13) And, I'd love to see people in California who are doing Land Acknowledgements say "hey everybody, let's look critically at the mission projects teachers are doing..." Start by reading Teaching the Truth about California Missions.

14) And, wouldn't it be terrific if Land Acknowledgements in California and Alaska and Georgia included "let's think about the impact the gold rush had on Indigenous people..."

15) In other words: do some work before doing a Land Acknowledgement. Make it meaningful. Give your audience a task.

16) And when you speak those words... don't do it in a somber tone. You're not in church! When you're teaching, you don't speak in a reverent, prayer like way. Don't do it for a Land Acknowledgement, either.

17) By this point in this thread, some of you are wondering what to do. How, you might wonder, can you 'get it right' (or close to right)?

18) Most of you have a lifetime of unlearning to do. Some of you have a family story about a Native ancestor and you think that puts you in a place to say this or that about an issue, but if you don't know more than just "Native ancestor", you're probably relying on stereotypes.

19) Some of you might have taken a DNA test and in your head and heart, think that validates your family story, but it doesn't. To understand why it doesn't, read Kim Tallbear's work. Start with her article, 'There is no DNA test to prove you're Native American' Get her book, too. And follow her on Twitter.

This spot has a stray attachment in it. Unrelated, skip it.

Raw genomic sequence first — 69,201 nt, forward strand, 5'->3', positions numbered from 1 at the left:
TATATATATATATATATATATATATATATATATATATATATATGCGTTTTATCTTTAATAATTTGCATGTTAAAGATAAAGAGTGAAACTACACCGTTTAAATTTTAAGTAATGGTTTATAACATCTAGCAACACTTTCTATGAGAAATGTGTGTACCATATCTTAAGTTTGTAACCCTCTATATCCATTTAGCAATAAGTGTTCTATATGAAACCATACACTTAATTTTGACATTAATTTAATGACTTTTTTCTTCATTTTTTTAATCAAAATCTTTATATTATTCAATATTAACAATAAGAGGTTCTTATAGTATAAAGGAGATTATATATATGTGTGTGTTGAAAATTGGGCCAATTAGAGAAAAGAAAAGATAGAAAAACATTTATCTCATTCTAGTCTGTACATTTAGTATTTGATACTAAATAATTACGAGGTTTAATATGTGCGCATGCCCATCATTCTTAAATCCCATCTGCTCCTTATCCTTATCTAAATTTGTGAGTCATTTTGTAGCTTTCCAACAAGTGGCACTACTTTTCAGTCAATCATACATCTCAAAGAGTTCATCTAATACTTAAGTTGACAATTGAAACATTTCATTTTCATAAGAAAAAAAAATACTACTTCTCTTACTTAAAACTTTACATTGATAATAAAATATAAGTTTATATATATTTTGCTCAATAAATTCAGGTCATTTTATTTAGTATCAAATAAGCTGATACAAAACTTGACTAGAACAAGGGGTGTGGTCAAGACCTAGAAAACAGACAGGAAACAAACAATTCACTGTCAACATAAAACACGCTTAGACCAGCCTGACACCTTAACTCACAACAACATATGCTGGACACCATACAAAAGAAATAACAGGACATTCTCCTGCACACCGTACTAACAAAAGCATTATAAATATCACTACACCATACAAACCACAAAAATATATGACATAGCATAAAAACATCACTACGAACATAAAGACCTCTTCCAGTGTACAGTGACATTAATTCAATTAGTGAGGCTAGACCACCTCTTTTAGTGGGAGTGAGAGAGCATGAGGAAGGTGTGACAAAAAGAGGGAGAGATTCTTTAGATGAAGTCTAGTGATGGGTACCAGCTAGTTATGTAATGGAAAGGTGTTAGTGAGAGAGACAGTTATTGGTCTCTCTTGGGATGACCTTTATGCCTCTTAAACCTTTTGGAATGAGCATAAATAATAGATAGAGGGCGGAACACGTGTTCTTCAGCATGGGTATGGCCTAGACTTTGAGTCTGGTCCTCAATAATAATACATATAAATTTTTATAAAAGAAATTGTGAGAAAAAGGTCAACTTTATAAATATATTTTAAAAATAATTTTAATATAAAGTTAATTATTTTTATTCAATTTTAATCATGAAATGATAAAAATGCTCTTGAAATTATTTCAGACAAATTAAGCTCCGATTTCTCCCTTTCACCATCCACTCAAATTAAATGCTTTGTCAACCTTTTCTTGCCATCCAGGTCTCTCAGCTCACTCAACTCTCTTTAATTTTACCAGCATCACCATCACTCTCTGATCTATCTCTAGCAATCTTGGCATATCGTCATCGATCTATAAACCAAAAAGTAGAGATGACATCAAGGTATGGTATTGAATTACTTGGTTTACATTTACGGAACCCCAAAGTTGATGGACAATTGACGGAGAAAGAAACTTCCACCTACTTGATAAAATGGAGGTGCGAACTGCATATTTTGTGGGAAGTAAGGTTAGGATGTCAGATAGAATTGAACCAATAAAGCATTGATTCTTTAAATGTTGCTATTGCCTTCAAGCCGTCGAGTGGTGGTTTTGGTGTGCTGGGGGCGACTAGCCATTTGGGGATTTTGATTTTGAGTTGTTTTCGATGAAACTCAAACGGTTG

20) Most of the mainstream media does a terrible job reporting on Native issues. They can flail about as they've done for hundreds of years, or they can take a look at the resources developed by the Native American Journalists Association.

21) There are resources available from the American Indian Library Association, too:

22) Do you listen to podcasts as you drive, walk, or exercise? Subscribe to All My Relations: And Media Indigena.

23) And give a listen to Henceforward.

24) One issue you could address in your land acknowledgement is mascots. There are far more than you may know. Zoom in on this interactive map. Note on Oct 30: the interactive map is offline for revisions.



25) And if you want to incorporate something about why mascots are unacceptable, start by reading Stephanie Fryberg's research.

26) Get a copy of Daniel Heath Justice's WHY INDIGENOUS LITERATURES MATTER. It doesn't matter what YOU teach... we all read, buy, and share books... Daniel's book will help you a lot.







That's it for now...

---Back to add one more tweet---

28) This is a great resource for doing land acknowledgements. Make sure you read the articles there, and take a look at the teacher's guide, too! Here's the link that will take you right to the map. Read the disclaimer that pops up when you go to the map.